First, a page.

“Take everything that has happened this season exactly as it did, and then imagine Kevin Gregg as the closer. Too much? OK look up John Axford’s stats with the Brewers. He was nearly untouchable last season, and has 33 Saves this season. I would tell you that his blown saves this year are going to keep that team out of the playoffs. The Brewers are one of the top offensive teams in the NL. Far better than the O’s statistically. In fact, they only got over .500 when he straightened himself out. (They spent so long under .500, they traded off parts thinking they were out of it.) The team record in 1 & 2 run games can be directly attributed to JJ. I expect Adam will win it, but for all those who say this season hasn’t made sense, I would point them directly to the bullpen, and that is headed (or closed) by Mr. Johnson.”
Credit is also due to relievers Darren O’Day, Pedro Strop, Luis Ayala, Troy Patton, Lindstrom and Hunter for helping the team finish the season an almost impossible 74-0 when leading after 7 innings.
Honestly, that’s impossible-right?
51 flipping saves. As our own Luke Jones likes to say, “Cue The Pretender.”
2. We only need one Buck.
After every Orioles win, our own Damon Yaffe would post a picture of Buck Showalter and modified lyrics to AC/DC’s “Thunderstruck” he called “Thunderbucked.” I always loved the accompanying photo…
Showalter might well be passed over for AL Manager of the Year by Oakland Athletics skipper Bob Melvin, but it won’t remotely change just how amazing his efforts were in ending a miserable streak of 14 consecutive losing seasons.
At the beginning of the season we were quick to question the decisions of the organization’s leadership-either personnel decisions or in game decisions. By the end of the season, we accepted the notion of “In Buck We Trust” to explain why we weren’t questioning moves that perhaps needed to be questioned.
“Joe Saunders is 0-6 all time against the Rangers in Arlington? I don’t know…In Buck We Trust.”
“The Birds are letting Luis Exposito start in Right Field in the AL Wild Card game? I mean, In Buck We Trust.”
Wait…that second one didn’t happen. But…would you question him if it did?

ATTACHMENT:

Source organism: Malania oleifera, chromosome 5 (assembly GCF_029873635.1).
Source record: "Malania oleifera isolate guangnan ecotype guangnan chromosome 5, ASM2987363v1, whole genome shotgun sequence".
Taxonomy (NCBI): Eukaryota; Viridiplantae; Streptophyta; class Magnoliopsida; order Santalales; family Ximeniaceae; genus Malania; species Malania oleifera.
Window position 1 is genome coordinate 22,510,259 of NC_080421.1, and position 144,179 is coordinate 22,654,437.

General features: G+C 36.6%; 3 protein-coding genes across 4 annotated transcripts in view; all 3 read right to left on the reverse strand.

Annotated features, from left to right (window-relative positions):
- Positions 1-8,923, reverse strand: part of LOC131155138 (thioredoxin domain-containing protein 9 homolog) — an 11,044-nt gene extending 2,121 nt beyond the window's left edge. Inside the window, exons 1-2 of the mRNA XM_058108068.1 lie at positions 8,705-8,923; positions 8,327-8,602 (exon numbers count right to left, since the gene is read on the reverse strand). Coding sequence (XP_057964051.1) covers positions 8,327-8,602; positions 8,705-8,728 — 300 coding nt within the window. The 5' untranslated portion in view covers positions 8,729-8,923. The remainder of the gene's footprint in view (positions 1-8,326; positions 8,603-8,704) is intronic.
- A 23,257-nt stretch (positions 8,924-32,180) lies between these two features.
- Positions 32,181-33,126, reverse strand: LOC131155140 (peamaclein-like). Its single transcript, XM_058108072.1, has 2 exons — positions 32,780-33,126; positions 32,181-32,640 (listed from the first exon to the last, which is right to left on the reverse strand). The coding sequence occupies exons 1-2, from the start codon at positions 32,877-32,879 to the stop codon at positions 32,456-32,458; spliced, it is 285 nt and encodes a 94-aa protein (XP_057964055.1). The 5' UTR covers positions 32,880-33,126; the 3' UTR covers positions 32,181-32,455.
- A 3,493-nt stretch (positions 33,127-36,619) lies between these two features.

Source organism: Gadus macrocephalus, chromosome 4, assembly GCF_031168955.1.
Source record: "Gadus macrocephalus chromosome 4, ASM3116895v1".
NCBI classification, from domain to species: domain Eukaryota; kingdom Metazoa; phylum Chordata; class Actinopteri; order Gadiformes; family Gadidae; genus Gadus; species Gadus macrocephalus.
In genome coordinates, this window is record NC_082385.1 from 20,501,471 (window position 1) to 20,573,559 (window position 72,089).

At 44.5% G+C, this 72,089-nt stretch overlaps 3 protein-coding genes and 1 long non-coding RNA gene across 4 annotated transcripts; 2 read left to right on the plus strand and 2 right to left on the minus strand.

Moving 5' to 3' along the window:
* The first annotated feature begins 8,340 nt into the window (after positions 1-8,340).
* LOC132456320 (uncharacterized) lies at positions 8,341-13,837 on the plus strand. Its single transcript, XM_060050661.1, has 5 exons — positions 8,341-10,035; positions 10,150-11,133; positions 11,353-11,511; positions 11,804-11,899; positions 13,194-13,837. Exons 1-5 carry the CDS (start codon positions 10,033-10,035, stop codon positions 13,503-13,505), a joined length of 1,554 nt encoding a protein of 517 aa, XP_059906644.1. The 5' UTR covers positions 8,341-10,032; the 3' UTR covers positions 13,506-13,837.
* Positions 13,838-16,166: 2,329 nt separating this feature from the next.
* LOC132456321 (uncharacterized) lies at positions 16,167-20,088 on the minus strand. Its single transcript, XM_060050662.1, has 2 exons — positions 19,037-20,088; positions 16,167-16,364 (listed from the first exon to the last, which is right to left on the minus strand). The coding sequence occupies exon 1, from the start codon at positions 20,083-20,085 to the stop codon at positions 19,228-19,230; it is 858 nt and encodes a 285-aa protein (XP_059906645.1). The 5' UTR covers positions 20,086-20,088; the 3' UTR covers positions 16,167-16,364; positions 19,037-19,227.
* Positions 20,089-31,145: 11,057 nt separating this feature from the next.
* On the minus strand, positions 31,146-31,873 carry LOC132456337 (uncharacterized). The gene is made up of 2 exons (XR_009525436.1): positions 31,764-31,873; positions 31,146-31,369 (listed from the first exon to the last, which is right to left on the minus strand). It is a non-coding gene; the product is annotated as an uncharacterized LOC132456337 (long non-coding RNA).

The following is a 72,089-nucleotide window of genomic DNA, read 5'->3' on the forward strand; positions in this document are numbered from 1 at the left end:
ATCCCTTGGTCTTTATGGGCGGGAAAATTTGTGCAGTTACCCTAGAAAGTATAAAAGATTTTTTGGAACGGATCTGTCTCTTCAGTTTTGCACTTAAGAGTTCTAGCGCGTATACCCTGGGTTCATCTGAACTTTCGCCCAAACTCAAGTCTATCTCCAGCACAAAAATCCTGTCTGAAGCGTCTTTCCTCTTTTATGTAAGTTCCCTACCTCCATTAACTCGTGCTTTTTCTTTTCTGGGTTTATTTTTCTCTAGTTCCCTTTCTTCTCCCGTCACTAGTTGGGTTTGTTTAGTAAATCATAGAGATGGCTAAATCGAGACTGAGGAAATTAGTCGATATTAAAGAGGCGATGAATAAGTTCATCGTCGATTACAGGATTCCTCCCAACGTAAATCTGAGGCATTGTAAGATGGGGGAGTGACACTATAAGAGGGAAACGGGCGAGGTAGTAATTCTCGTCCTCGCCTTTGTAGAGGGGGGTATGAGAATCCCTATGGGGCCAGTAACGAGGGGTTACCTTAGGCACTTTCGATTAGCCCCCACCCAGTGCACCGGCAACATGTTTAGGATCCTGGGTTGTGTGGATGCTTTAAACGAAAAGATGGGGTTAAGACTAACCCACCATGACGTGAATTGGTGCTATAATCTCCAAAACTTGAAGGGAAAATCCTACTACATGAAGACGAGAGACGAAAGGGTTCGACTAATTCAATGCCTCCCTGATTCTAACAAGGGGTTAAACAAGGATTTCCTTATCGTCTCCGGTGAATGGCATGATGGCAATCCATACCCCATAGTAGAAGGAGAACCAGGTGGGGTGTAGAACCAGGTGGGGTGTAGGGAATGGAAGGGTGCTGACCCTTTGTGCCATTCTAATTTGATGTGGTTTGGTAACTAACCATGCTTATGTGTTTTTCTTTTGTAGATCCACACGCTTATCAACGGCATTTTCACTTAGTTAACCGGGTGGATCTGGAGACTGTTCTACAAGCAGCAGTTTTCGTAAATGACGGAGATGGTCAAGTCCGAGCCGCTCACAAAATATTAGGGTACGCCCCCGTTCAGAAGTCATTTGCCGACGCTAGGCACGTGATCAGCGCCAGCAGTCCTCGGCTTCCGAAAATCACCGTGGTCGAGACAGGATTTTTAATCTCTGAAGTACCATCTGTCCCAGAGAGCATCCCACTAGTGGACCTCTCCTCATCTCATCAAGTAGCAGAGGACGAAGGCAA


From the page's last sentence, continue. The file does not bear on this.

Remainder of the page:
1. The crowning of a superstar.
A lot of you have remembered the back and forth Adam Jones and I had on-air and via Twitter on the eve of Opening Day. My anger was directed towards Jones calling a group of fans who dissented towards Peter Angelos’ ownership “fools”. The specific group Jones named wasn’t WNST, but instead a group called “Occupy Eutaw Street” whose message I also supported.
I haven’t talked a lot about that day since then, mostly because I didn’t need to. The part of the story everyone seems to forget is that Jones apologized for his comments both privately in a text message exchange and publicly via Twitter. I said at the time I was impressed with Jones’ maturity after being called out and have continued to be impressed with his maturity both on the field and off the field throughout the season.
Jones is a legitimate superstar, but 2012 belonged to him not only for his on-field stardom. 2012 belonged to Adam Jones because he finally gave the fans of this city a centerpiece to be proud of. After wins or losses, fans could walk proudly knowing Adam Jones played for their favorite team.
Jones is by no means perfect, but no baseball player is. (No, not even Mike Trout, sabermatricians.) But Jones’ legitimate middle of the lineup bat, defensive prowess and willingness to commit long-term to being the face of the Baltimore Orioles made this HIS year.
I have no videos, no GIFs, no silly pictures to offer here. Only my gratitude and presumably the gratitude of an entire region.
Only a fool would argue.
Flexing my mic muscles since 1983…